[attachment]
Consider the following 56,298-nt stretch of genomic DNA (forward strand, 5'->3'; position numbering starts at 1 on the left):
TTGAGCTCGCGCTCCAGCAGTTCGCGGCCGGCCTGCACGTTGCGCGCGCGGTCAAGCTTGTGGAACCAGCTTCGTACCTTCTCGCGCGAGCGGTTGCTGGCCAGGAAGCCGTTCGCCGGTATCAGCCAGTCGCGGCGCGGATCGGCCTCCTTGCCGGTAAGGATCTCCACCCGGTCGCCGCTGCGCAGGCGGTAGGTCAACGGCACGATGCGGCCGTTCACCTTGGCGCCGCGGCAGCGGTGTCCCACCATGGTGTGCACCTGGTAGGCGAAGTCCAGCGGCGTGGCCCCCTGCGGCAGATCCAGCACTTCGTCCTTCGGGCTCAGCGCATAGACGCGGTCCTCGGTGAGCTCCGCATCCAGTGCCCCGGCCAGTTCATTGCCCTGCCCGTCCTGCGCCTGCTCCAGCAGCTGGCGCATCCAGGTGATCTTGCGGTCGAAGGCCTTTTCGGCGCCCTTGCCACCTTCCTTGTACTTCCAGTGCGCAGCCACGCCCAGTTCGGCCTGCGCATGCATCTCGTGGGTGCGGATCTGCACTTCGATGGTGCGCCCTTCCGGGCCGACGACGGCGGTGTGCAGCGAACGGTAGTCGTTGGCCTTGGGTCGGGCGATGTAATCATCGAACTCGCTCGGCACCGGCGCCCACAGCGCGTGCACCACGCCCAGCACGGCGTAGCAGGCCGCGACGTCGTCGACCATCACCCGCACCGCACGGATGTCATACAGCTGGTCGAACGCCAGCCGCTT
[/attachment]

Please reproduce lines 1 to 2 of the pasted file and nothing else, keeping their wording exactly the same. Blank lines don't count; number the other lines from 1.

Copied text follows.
Consider the following 56,298-nt stretch of genomic DNA (forward strand, 5'->3'; position numbering starts at 1 on the left):
TTGAGCTCGCGCTCCAGCAGTTCGCGGCCGGCCTGCACGTTGCGCGCGCGGTCAAGCTTGTGGAACCAGCTTCGTACCTTCTCGCGCGAGCGGTTGCTGGCCAGGAAGCCGTTCGCCGGTATCAGCCAGTCGCGGCGCGGATCGGCCTCCTTGCCGGTAAGGATCTCCACCCGGTCGCCGCTGCGCAGGCGGTAGGTCAACGGCACGATGCGGCCGTTCACCTTGGCGCCGCGGCAGCGGTGTCCCACCATGGTGTGCACCTGGTAGGCGAAGTCCAGCGGCGTGGCCCCCTGCGGCAGATCCAGCACTTCGTCCTTCGGGCTCAGCGCATAGACGCGGTCCTCGGTGAGCTCCGCATCCAGTGCCCCGGCCAGTTCATTGCCCTGCCCGTCCTGCGCCTGCTCCAGCAGCTGGCGCATCCAGGTGATCTTGCGGTCGAAGGCCTTTTCGGCGCCCTTGCCACCTTCCTTGTACTTCCAGTGCGCAGCCACGCCCAGTTCGGCCTGCGCATGCATCTCGTGGGTGCGGATCTGCACTTCGATGGTGCGCCCTTCCGGGCCGACGACGGCGGTGTGCAGCGAACGGTAGTCGTTGGCCTTGGGTCGGGCGATGTAATCATCGAACTCGCTCGGCACCGGCGCCCACAGCGCGTGCACCACGCCCAGCACGGCGTAGCAGGCCGCGACGTCGTCGACCATCACCCGCACCGCACGGATGTCATACAGCTGGTCGAACGCCAGCCGCTT